The Gay Marriage Debate

Having heard discussions in Congress regarding a constitutional amendment protecting traditional marriage, I am bothered by the way both parties are approaching it. I suppose I am not surprised that the Republicans are using such a tactic in order to distract America’s attention from foreign policy and the economic disasters of the past few years. It is obvious that the doctrine of the Bush administration and the Republican Party is one of controlling the American public when controlling the rest of the world fails.

I am agitated by the fact that the Democratic Party, the “party of inclusion,”is not making many comments in the process of discussing this amendment. The strategy of crossing fingers and hoping the Republicans will stop won’t work. Say what you will about the conservative movement, but their dogged devotion to conservative causes has been proved issue by issue. The reason we have two major parties is to represent the different ideas of the American public. Democrats must speak out for the liberal constituency in this nation that is going without voice in many cases, or the Democratic Party will fall apart and fail to regain power.

There are some good and bad signs for the gay community in this debate. The Democratic Party under chairman Howard Dean has adopted the 50 state strategy, bringing Democratic politics to areas in the South and West that have had little in the way of Democratic structure. One way in which this has manifested itself has been an increase in local elections where Republicans don’t go unchallenged. Another is the increasing poll numbers nationwide for Democratic candidates, especially in areas that are considered deeply conservative.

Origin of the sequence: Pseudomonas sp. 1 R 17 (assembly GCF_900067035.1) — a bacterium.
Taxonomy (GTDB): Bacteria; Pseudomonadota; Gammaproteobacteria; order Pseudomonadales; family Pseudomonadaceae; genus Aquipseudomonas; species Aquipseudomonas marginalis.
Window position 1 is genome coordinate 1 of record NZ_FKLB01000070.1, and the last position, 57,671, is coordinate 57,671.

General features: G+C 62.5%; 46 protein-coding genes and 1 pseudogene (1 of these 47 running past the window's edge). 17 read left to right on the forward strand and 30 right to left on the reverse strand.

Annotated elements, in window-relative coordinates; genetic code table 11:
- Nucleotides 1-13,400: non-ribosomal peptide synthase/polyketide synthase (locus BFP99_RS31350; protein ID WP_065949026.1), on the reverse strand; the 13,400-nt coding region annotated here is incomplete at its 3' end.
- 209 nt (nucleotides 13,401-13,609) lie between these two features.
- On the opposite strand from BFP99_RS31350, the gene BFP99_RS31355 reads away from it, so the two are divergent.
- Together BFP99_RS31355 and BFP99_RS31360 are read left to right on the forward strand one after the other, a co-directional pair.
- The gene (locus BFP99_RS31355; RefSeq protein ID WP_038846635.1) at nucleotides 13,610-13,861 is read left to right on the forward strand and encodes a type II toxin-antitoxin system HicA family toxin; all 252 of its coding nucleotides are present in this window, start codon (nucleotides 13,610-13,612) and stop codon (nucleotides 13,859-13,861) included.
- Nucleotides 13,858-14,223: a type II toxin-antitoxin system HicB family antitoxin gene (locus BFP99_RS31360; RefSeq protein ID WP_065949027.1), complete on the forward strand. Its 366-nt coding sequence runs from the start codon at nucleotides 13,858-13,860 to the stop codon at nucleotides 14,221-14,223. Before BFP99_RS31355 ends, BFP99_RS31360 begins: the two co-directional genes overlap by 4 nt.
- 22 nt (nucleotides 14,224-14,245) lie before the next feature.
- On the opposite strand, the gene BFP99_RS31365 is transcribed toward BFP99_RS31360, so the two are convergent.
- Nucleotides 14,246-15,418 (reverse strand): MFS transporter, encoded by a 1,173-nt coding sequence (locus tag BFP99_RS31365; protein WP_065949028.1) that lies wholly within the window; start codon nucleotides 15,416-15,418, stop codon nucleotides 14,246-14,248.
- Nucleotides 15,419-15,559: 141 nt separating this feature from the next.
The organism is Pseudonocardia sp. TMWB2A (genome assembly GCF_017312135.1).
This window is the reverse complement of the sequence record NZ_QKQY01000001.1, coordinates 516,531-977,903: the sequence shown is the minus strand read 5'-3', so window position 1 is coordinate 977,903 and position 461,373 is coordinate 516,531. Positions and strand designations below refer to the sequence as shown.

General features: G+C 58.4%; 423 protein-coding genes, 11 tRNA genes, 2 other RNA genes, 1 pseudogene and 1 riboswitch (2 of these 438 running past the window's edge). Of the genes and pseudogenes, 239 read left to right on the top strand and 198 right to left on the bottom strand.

However, the recent passage of state constitutional amendments defining marriage as the union of one man and one woman has to be disconcerting to gay activists. In places like Mississippi and Alabama, such amendments are none too surprising but in more progressive states like Wisconsin, the gay marriage issue has been hotly contested heading into the 2006 midterm elections. The 2006 midterm elections may aid the effort of gay activists because of the failure of Republicans to cement many of their safe seats in Congress and the improving ability of Democrats to play hardball politics. In the end, the Democrats will not gain as much ground in state and national elections as they would hope and gay activists will be disappointed at the results of state amendment votes. While people are becoming more comfortable with the idea of gay marriage, there are still a lot of conservative Christians and others in conservative areas who are influential enough to add more discomfort to the debate. It may take until the 2008 presidential election before headway is made on gay marriage at the national level.

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